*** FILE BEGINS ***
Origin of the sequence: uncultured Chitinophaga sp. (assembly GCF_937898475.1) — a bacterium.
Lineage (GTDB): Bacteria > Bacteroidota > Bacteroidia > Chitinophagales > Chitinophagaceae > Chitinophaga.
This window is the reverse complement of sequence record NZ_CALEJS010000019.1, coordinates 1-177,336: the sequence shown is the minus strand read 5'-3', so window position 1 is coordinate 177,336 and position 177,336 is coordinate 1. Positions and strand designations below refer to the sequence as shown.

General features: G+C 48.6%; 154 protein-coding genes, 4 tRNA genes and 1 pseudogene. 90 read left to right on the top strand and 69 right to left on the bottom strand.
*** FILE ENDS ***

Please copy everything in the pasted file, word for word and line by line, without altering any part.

Origin of the sequence: uncultured Chitinophaga sp. (assembly GCF_937898475.1) — a bacterium.
Lineage (GTDB): Bacteria > Bacteroidota > Bacteroidia > Chitinophagales > Chitinophagaceae > Chitinophaga.
This window is the reverse complement of sequence record NZ_CALEJS010000019.1, coordinates 1-177,336: the sequence shown is the minus strand read 5'-3', so window position 1 is coordinate 177,336 and position 177,336 is coordinate 1. Positions and strand designations below refer to the sequence as shown.

General features: G+C 48.6%; 154 protein-coding genes, 4 tRNA genes and 1 pseudogene. 90 read left to right on the top strand and 69 right to left on the bottom strand.